If you’ve recently become serious about caring for a feral cat, it’s essential to understand its behavior.
Unlike a domesticated cat, which has only one behavior to adapt to, a feral cat has multiple behaviors it must adapt to over time. Getting your feral cat into a semi feral state is a process that requires time and commitment.
So, how do you get a semi feral cat in a carrier?
Well, first you need to get your cat used to having a collar and a leash on. So first you need the collar and the leash, and then start walking your cat around the neighborhood.
As you are walking your cat around the neighborhood, don’t make eye contact with your neighbors so they don’t become scared of you and give you the funny look.
Also, don’t pay attention to your cat’s behavior so the cat doesn’t start thinking you’re the boss and start misbehaving.
After your cat gets used to the collar and leash, you start walking your cat in the front yard, or back yard, or front yard and back yard (maybe even in your own bedroom).
After your cat gets used to being in the front yard, start walking your cat in the neighborhood.
Now your cat is used to having a collar and a leash on, and your cat isn’t scared of you, and your cat isn’t misbehaving, so it’s time to get your cat in the carrier.
- 1 How To Catch A Semi Feral Cat?
- 2 How To Get An Angry Cat Into A Carrier?
- 3 How To Get An Unwilling Cat Into A Carrier?
- 4 How To Get A Semi Feral Cat In A Carrier?
- 5 Final Words
How To Catch A Semi Feral Cat?
Consider holding the scruff with one hand and holding the carrier door closed with the other.
A gently placed open palm on the scruff of a cat’s neck will help restrain it. Or grasp the cat by the back legs as you hold the door open.
Or use a catch pole to restrain the cat while someone places the carrier over it.
Some people like to wrap a towel around the front legs and upper torso of a docile animal to hold it still while they place the animal in the carrier.
How To Get An Angry Cat Into A Carrier?
Allowing an agitated cat to get comfortable with the carrier before restraining it may reduce its anxiety about going into the crate.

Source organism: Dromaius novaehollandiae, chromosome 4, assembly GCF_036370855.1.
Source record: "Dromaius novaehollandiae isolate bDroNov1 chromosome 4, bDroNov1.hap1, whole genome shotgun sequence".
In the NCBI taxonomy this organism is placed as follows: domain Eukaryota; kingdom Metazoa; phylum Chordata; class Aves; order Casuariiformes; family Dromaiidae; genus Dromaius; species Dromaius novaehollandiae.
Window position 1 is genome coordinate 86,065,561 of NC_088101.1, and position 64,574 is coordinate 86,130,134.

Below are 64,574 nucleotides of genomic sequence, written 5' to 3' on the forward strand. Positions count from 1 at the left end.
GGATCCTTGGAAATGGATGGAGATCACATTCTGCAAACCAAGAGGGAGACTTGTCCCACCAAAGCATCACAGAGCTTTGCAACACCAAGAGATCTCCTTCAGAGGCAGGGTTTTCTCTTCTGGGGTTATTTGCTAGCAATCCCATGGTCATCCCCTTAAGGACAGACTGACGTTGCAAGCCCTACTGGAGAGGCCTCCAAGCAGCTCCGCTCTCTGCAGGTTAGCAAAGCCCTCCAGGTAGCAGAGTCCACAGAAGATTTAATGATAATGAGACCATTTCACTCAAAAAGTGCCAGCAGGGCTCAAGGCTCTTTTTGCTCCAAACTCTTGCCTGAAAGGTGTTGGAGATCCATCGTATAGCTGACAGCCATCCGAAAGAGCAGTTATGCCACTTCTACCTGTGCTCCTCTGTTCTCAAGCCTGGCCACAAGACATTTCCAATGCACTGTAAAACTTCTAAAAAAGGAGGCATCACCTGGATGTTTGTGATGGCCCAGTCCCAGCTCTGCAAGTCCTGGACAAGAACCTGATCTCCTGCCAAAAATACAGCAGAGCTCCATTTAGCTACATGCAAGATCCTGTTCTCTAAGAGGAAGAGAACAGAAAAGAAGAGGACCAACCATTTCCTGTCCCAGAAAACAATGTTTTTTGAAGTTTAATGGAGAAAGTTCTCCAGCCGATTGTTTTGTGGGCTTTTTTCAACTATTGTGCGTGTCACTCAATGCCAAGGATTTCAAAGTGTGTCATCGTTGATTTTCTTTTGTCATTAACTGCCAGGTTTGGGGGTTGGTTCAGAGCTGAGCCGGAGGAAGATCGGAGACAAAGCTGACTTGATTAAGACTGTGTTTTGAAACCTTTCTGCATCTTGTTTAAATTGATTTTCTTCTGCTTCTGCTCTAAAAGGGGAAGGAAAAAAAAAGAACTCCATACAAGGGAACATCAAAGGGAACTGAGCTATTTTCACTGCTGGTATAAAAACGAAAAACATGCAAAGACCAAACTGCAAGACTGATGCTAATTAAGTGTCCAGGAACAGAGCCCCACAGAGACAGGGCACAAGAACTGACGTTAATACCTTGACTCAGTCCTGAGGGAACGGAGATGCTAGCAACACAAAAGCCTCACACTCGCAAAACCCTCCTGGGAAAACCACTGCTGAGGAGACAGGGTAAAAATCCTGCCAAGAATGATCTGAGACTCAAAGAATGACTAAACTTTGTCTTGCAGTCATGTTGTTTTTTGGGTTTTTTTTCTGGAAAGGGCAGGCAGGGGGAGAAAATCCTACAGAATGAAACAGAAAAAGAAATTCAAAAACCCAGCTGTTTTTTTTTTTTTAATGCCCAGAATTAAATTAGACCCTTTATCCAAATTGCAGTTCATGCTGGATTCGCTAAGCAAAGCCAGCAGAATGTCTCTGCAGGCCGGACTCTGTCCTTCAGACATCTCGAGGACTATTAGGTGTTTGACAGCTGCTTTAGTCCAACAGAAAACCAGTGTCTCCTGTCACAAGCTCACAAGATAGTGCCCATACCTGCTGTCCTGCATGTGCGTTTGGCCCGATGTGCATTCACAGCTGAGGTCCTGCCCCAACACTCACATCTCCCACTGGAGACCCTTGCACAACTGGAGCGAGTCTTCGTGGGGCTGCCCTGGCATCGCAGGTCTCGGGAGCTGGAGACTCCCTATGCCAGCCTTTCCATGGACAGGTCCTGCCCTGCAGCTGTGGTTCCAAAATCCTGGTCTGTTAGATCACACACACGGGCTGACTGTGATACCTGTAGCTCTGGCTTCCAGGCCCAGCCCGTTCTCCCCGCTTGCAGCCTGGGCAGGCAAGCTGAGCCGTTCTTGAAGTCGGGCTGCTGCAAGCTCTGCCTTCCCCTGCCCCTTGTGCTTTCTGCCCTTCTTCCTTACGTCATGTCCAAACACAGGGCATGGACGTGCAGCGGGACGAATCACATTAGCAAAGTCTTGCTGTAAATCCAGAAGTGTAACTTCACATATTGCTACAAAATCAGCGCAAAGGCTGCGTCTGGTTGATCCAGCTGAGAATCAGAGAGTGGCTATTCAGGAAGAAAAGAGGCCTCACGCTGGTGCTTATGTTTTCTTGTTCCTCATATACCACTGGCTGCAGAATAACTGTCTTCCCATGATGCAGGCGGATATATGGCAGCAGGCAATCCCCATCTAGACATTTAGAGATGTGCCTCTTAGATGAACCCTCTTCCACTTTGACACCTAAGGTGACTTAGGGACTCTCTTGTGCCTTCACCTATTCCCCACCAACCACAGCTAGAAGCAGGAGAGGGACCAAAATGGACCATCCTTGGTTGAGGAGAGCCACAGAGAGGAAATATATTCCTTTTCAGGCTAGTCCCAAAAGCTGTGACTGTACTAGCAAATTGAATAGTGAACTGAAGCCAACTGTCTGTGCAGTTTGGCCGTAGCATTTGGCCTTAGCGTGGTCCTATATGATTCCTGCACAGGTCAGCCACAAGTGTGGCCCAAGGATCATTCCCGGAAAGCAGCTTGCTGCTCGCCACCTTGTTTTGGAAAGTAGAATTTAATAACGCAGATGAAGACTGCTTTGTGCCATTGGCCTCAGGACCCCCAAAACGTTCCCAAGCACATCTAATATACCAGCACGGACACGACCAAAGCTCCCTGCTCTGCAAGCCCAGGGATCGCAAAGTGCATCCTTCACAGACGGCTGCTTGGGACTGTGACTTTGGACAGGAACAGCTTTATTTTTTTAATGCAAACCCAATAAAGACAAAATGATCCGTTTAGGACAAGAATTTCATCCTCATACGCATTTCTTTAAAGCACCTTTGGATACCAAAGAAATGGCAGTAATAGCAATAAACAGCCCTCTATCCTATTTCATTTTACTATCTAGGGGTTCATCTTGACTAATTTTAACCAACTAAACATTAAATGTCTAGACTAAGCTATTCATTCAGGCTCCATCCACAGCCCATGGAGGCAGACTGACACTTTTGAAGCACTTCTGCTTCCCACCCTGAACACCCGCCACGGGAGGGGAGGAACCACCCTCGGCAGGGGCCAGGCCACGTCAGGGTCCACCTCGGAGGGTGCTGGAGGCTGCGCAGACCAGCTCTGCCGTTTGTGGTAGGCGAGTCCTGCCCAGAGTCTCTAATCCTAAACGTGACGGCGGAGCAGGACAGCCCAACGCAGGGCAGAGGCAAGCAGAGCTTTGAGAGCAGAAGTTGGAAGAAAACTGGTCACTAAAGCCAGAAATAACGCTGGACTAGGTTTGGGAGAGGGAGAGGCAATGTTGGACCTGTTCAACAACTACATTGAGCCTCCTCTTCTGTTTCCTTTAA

Start by placing treats inside the crate near the floor and encourage the cat to enter and eat the treats. Offer more treats when it opens its mouth to take one.
Encourage it to step inside by sliding your hand under it and gently pushing it toward the opening.
Once the animal is comfortably eating treats inside the crate, slide the door closed and latch it shut so the cat can’t escape.
How To Get An Unwilling Cat Into A Carrier?
You can deceive and mislead a reluctant pet into entering the carrier by using food rewards to encourage entry and then reward good behavior once inside.
But be gentle and patient: it may take several attempts to get a stubborn feline into the crate.
If a cat is afraid of a carrier, you may be able to reduce its fear by keeping it in it for short periods several times each day and gradually increasing the length of time it remains inside until it becomes comfortable with being confined in a small space.
How To Get A Semi Feral Cat In A Carrier?
Place Treats Inside the Carrier
You should use this time to teach your cat that the carrier is a safe place – somewhere it can go to for treats and cuddles.
This may be accomplished by putting a treat inside the carrier and leaving it there overnight or for several days until the cat becomes used to going inside to retrieve its reward.
Simply put the cat in the carrier with the treat, close the door, and leave for 10 minutes or so.
This will encourage the cat to investigate further and investigate things through the mesh of the side of the cage.
This lets the cat see out but restricts its movement and prevents it from trying to escape.